A racing pace and broad acting don't always serve Noël Coward's urbane comedy
Reviewed by Barry Pineo, Fri., May 29, 2009
City Theatre, through June 7
Running time: 2 hr, 10 min
If you've hung around theatres for any length of time, you've heard of Noël Coward. A multitalented Englishman known as a playwright and songwriter of style and wit, Coward is most often
associated today with three plays he wrote between 1925 and 1941. Two of them, Private Lives and Blithe Spirit, are quite probably among the most performed plays in the English language. The third, Hay Fever, is presently being produced by the North by Northwest Theatre Company.
At the risk of giving too much away, there's a scene in the play set around a breakfast table. A family – twentysomething son and daughter, actress mother, novelist father – consumes toast and marmalade, bacon, and potatoes while Dad reads the final chapter from his latest barn-burning novel. An argument erupts over the name of a certain street in Paris. Everyone joins in, the fight escalating by leaps and bounds until the family members notice something odd, at which point they forget why they're arguing and continue eating and reading. With its spotless china and shining serving dishes, real food, and wonderful build and climax, the actors trusting Coward's words and one another, the scene is about as perfect a piece of live storytelling as you could find anywhere.
It also is the exception to the rule. For most of the evening, rather than allowing the story to work, as they do in the breakfast scene, the actors do their utmost to work the story. They seem to be under the impression that Coward needs a lot of comedic goosing – broad characterization, mugging, and the like – but he doesn't. Coward's comedy is a comedy of manners and wit, of situation and thought. Hay Fever is a good example. Each member of the wealthy Bliss family, without telling any of the others, has invited a guest to their country home for the weekend, and each is more than somewhat put out that so many guests will arrive. Now, anyone with half a brain in their head could tell you that the relationships won't play out as planned, but few would be able to tell you, the family members included, that such is exactly their collective, if perhaps unconscious, intention. The Blisses seem to get blissed out on weekends of personal drama. It amuses them.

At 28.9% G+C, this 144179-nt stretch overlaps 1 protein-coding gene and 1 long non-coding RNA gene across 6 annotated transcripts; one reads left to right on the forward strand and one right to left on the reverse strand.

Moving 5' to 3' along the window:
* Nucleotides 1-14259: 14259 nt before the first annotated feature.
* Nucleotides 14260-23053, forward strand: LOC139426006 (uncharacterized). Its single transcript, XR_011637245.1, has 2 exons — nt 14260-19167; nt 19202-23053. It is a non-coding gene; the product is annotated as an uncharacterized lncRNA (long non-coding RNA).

But I've already given too much away, so I'll stop there. While the second and third acts are somewhat more modulated, director Karen Sneed seems to have asked her actors to go really, really fast, and they do. With some of the characters, particularly the actress and the maid, Sneed seems to have asked them to be really, really broad as well. In one performance, "really, really loud" seems to have been the catchphrase. So what you get, for the majority of the evening, is a comedy that's occasionally really, really loud; often really, really broad; and almost always really, really fast. Which might work well for farce or burlesque or slapstick but doesn't work nearly as well for Coward's urbane comedy of wit.